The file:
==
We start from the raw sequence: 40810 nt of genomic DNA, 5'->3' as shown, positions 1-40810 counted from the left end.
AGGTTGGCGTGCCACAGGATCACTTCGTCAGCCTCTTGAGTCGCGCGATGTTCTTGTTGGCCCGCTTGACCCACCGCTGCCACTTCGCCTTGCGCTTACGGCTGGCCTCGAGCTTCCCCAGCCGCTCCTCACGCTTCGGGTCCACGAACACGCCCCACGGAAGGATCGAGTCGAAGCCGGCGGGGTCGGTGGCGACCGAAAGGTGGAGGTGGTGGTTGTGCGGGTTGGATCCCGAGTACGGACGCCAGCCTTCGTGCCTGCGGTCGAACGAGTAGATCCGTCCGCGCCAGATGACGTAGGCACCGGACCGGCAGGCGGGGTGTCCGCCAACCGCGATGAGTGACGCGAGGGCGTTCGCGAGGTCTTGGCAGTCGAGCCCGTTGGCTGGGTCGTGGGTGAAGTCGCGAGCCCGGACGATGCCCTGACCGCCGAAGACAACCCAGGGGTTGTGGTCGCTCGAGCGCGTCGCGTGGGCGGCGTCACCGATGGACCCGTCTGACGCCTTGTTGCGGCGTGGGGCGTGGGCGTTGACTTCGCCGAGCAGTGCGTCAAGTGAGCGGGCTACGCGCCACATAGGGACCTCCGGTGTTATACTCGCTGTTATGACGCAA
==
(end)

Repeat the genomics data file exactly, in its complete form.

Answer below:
We start from the raw sequence: 40810 nt of genomic DNA, 5'->3' as shown, positions 1-40810 counted from the left end.
AGGTTGGCGTGCCACAGGATCACTTCGTCAGCCTCTTGAGTCGCGCGATGTTCTTGTTGGCCCGCTTGACCCACCGCTGCCACTTCGCCTTGCGCTTACGGCTGGCCTCGAGCTTCCCCAGCCGCTCCTCACGCTTCGGGTCCACGAACACGCCCCACGGAAGGATCGAGTCGAAGCCGGCGGGGTCGGTGGCGACCGAAAGGTGGAGGTGGTGGTTGTGCGGGTTGGATCCCGAGTACGGACGCCAGCCTTCGTGCCTGCGGTCGAACGAGTAGATCCGTCCGCGCCAGATGACGTAGGCACCGGACCGGCAGGCGGGGTGTCCGCCAACCGCGATGAGTGACGCGAGGGCGTTCGCGAGGTCTTGGCAGTCGAGCCCGTTGGCTGGGTCGTGGGTGAAGTCGCGAGCCCGGACGATGCCCTGACCGCCGAAGACAACCCAGGGGTTGTGGTCGCTCGAGCGCGTCGCGTGGGCGGCGTCACCGATGGACCCGTCTGACGCCTTGTTGCGGCGTGGGGCGTGGGCGTTGACTTCGCCGAGCAGTGCGTCAAGTGAGCGGGCTACGCGCCACATAGGGACCTCCGGTGTTATACTCGCTGTTATGACGCAA